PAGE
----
It’s striking how fast bad design is forgotten once it’s been replaced.
I’ve taught a design studio at BU for the past few years, and each semester we do a precedent study focusing on pavilions in and around Boston. Inevitably, discussions about the Rose Kenedy Greenway come up. It surprises me that most students assume that stretch of land has always been a park. Most are shocked when they see pictures of what stood there as recently as 2007.
The students themselves are not entirely to blame for this lack of info. The Central Artery has become this easily forgotten structure that exists mainly in old books and records. The fact that it’s been largely forgotten is ironic, given its size and impact on the city. It’s even difficult to find good photographs of the space. Street level views looking up at the raised, green decks are hard to come by.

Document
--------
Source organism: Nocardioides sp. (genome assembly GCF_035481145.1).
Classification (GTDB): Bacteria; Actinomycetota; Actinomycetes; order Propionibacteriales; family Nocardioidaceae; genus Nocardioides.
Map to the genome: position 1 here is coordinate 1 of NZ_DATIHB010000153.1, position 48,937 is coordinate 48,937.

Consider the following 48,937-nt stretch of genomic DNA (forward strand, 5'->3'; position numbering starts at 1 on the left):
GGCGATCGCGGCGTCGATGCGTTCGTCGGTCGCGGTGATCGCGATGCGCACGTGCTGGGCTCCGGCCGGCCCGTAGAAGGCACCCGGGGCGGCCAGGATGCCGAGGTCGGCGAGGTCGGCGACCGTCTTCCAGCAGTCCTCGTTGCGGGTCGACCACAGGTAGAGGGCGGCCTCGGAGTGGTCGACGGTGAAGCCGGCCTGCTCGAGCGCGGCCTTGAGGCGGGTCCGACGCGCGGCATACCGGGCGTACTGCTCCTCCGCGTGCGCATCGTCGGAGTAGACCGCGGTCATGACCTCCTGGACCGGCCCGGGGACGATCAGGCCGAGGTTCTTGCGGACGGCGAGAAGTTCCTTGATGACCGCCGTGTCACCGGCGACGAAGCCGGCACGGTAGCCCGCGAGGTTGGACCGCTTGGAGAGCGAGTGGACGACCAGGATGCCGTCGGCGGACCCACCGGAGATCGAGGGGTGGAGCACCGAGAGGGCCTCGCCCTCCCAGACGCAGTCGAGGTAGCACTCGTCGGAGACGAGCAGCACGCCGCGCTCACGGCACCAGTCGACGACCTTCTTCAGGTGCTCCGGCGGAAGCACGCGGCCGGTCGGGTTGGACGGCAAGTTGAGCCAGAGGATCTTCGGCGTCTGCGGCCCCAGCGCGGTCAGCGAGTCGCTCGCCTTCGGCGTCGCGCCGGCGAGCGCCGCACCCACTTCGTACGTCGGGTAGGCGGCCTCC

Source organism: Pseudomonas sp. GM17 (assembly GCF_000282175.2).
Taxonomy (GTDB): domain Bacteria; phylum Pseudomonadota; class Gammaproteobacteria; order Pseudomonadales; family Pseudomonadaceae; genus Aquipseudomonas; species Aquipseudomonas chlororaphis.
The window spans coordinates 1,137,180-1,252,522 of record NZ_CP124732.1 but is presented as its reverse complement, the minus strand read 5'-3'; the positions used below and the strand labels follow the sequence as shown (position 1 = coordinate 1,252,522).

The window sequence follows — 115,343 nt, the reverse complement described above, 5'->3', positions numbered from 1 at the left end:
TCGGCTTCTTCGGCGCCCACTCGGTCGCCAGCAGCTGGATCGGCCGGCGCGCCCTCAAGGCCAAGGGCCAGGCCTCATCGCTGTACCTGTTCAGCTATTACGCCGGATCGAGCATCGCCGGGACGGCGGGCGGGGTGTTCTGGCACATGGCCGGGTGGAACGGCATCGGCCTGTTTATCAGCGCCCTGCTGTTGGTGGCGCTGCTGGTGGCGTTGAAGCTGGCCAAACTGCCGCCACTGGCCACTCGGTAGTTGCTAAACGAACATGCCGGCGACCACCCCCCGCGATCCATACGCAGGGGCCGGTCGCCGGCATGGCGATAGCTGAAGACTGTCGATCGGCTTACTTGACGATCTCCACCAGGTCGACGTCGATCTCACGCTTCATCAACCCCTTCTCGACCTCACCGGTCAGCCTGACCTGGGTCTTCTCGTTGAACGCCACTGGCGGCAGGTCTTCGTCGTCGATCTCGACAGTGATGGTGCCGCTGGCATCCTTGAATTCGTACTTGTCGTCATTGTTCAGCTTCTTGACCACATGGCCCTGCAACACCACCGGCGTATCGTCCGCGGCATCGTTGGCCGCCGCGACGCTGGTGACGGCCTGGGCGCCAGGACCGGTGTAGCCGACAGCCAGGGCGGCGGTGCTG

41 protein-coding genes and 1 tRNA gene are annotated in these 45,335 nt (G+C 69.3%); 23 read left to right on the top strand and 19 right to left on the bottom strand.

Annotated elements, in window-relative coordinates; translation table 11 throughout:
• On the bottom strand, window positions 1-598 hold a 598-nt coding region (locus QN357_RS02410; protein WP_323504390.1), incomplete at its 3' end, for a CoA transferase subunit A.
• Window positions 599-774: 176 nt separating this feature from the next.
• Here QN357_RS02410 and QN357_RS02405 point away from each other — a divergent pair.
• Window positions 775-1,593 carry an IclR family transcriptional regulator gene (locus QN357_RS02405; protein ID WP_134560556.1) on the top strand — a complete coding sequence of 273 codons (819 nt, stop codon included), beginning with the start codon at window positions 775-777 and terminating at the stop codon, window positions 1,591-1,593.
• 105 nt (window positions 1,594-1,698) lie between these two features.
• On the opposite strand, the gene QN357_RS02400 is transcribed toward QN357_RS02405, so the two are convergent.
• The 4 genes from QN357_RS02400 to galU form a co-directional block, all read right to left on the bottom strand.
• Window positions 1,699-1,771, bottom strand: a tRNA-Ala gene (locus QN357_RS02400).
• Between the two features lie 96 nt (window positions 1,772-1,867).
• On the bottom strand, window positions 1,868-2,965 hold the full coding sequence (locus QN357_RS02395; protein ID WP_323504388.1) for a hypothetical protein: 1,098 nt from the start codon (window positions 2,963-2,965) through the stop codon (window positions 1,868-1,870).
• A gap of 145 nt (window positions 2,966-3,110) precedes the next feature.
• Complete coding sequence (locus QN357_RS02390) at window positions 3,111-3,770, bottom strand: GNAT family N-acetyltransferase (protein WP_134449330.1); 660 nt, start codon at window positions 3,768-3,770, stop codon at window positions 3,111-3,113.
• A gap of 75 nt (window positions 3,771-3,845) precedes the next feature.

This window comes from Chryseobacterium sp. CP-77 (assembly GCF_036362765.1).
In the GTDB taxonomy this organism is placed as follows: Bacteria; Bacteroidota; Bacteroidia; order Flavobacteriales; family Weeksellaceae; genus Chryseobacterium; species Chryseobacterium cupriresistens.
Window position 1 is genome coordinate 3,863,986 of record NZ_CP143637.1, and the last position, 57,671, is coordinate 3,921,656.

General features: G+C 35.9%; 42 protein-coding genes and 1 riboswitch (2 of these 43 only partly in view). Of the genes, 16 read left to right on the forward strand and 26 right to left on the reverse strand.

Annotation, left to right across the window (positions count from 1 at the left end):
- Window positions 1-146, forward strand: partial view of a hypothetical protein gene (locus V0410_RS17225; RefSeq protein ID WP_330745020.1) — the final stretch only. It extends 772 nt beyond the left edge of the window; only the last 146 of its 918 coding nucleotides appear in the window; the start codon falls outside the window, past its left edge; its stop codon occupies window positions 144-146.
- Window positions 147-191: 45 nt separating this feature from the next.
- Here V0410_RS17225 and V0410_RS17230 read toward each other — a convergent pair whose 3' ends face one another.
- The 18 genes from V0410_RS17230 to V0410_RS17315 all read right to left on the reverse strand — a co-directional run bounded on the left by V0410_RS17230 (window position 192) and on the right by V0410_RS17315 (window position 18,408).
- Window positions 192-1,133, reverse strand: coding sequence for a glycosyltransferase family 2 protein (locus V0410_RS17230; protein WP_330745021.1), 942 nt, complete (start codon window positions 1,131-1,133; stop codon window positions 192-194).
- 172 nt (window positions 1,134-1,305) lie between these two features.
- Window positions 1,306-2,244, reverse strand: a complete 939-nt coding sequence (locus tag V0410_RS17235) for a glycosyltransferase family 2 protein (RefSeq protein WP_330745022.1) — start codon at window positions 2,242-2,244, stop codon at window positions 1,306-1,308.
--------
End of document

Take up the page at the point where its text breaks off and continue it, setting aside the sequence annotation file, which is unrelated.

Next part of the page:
It’s certainly a good thing that our collective memory can move on so quickly, but without understanding what once stood in that spot it’s hard to appreciate what’s there now. One student critiqued the Rose Kenedy Greenway, as being too open and too wide. After seeing some photos from the 90’s she quickly changed her mind.
Without context, new projects are hard to judge. When they were built and what they replaced are important details in deciding if projects are as “good” as we think.